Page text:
Friday, October 19, 2012


Today is the third day that we have been in Mulu. In my last sequence of Caltech posts I chose the theme throughout to be trying to teach the advanced chemistry used in my thesis work to readers with little-to-no math and science expertise. For this trip my new idea is to treat each post like a journal entry, which can uniquely provide a personal window into the around-the-world fieldwork that we are doing. Hope you enjoy.

Friday, October 17, 2012

Woke up at 6:30am. Jessica was setting up her rain gauges as I went into the research center and began separating out what we needed to pack for today’s trip to a decorated chamber within Gunung Mulu. Small 4ml vials and funnels to collect drip waters, flagging tape for collecting broken stalagmites on the cave floor, lab notebook, lab camera, ect. We covered our bodies in insect repellant then walked over to the park’s restaurant to eat breakfast. Pancakes, fruit from the jungle, tea. Then we went back to the research center, grabbed our cave packs, quickly threw in our caving kneepads, gloves, helmets, and rubber shoes, and went out to meet Syria at the boat dock.

Beautiful 15-min boat ride down the river to arrive at the Cave of the Winds. We collected a few drips at the entrance -- a fun sight for the tourist groups as they shuffled past with their park guides into the show cave -- then followed Syria off the visitor's path and into the deep chambers of Gunung Mulu.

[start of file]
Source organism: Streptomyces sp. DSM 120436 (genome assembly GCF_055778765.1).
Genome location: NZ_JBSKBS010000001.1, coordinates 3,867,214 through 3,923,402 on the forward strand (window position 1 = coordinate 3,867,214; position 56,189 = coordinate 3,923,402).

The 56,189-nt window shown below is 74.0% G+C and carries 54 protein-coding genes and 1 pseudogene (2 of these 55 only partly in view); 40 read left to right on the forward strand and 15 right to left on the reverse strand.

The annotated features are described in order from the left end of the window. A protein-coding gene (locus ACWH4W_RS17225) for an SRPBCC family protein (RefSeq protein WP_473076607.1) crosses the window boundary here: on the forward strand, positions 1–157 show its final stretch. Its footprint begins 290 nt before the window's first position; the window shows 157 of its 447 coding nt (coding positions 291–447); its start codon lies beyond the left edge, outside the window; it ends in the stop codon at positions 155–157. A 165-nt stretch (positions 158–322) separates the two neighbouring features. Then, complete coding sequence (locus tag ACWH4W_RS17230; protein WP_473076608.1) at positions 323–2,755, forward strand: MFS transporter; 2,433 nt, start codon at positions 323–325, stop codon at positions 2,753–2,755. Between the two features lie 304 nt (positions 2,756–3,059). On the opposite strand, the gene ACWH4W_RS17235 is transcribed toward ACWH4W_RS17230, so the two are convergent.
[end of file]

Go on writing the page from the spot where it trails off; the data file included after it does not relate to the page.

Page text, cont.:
It’s been four years since my last time adventure caving with Syria here in Mulu, and I still love everything about it -- the mind-blowing gigantic chambers, the non-stop rock climbing, the slippery muddiness, the darkness, the nervousness, the adrenaline. But it’s Syria who makes the caving incredible. She is a god-- there is nothing she doesn’t know or can’t do, and I am in constant awe. Plus she is hilarious and fun. I have looked forward to seeing her again ever since I left four years ago. One of my few idols and an amazing friend. At one point while we were walking to the next chamber she stopped suddenly. “Stacy! Come here!” How nice -- she found a 6ft long racer snake gliding along outside the path to show me. She sees everything! I’m amazed. 

We arrived in the decorated chamber after about 2 hours of climbing. Sat down, ate some clif bars, then separated out to start our fieldwork for the day. I started searching around the chamber floor for some attractive broken stalagmites. I found a few, and carried them back to our lunch spot. Then I set up a 1-liter bottle on top of a tripod over a growing stalagmite to collect a large sample of dripwater to measure its trace-uranium concentration. Syria disappeared off to explore more of the cave chambers and look for new stalagmite decorations we hadn’t studied before.

At 3:00pm it was time to begin our trek back through the cave and catch our boat back to park headquarters. Covered in mud and sweat, the boat ride back in the rain was refreshing and fun. We showered, then went to the park restaurant to eat dinner. Laksa, jungle ferns, Milo. It was 7:00pm, but had already been dark for a few hours, and the rain was pouring. We returned back to the research center exhausted. I lay on the bed for a quick nap. Alarm set for 30 mins. I woke up at midnight.